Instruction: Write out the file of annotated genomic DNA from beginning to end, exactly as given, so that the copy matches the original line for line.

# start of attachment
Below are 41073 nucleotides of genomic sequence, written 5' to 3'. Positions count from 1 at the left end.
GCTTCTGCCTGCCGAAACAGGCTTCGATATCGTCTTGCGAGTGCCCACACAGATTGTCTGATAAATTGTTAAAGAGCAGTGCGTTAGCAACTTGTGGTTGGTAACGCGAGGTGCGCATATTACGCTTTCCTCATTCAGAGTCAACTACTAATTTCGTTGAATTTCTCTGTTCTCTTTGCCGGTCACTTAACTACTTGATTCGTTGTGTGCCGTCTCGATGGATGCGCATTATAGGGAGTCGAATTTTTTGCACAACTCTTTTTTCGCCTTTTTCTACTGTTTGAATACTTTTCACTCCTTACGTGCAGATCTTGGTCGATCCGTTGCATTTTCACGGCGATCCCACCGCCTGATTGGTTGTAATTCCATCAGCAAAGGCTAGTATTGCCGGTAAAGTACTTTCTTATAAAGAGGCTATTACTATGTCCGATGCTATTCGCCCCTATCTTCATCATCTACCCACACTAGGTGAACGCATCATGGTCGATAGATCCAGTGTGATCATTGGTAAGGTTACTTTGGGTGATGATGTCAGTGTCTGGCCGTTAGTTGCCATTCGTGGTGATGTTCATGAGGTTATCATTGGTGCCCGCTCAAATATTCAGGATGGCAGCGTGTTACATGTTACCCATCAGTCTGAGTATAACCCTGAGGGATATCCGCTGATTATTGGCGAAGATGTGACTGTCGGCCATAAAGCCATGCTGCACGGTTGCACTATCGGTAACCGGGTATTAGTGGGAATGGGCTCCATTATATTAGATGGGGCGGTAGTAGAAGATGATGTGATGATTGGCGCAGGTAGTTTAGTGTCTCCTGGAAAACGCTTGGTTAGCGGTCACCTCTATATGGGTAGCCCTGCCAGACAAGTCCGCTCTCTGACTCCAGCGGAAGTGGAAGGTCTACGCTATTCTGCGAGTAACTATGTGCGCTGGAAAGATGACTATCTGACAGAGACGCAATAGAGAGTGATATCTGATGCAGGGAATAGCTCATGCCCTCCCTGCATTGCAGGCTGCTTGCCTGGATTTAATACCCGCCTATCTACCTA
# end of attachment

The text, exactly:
Below are 41073 nucleotides of genomic sequence, written 5' to 3'. Positions count from 1 at the left end.
GCTTCTGCCTGCCGAAACAGGCTTCGATATCGTCTTGCGAGTGCCCACACAGATTGTCTGATAAATTGTTAAAGAGCAGTGCGTTAGCAACTTGTGGTTGGTAACGCGAGGTGCGCATATTACGCTTTCCTCATTCAGAGTCAACTACTAATTTCGTTGAATTTCTCTGTTCTCTTTGCCGGTCACTTAACTACTTGATTCGTTGTGTGCCGTCTCGATGGATGCGCATTATAGGGAGTCGAATTTTTTGCACAACTCTTTTTTCGCCTTTTTCTACTGTTTGAATACTTTTCACTCCTTACGTGCAGATCTTGGTCGATCCGTTGCATTTTCACGGCGATCCCACCGCCTGATTGGTTGTAATTCCATCAGCAAAGGCTAGTATTGCCGGTAAAGTACTTTCTTATAAAGAGGCTATTACTATGTCCGATGCTATTCGCCCCTATCTTCATCATCTACCCACACTAGGTGAACGCATCATGGTCGATAGATCCAGTGTGATCATTGGTAAGGTTACTTTGGGTGATGATGTCAGTGTCTGGCCGTTAGTTGCCATTCGTGGTGATGTTCATGAGGTTATCATTGGTGCCCGCTCAAATATTCAGGATGGCAGCGTGTTACATGTTACCCATCAGTCTGAGTATAACCCTGAGGGATATCCGCTGATTATTGGCGAAGATGTGACTGTCGGCCATAAAGCCATGCTGCACGGTTGCACTATCGGTAACCGGGTATTAGTGGGAATGGGCTCCATTATATTAGATGGGGCGGTAGTAGAAGATGATGTGATGATTGGCGCAGGTAGTTTAGTGTCTCCTGGAAAACGCTTGGTTAGCGGTCACCTCTATATGGGTAGCCCTGCCAGACAAGTCCGCTCTCTGACTCCAGCGGAAGTGGAAGGTCTACGCTATTCTGCGAGTAACTATGTGCGCTGGAAAGATGACTATCTGACAGAGACGCAATAGAGAGTGATATCTGATGCAGGGAATAGCTCATGCCCTCCCTGCATTGCAGGCTGCTTGCCTGGATTTAATACCCGCCTATCTACCTA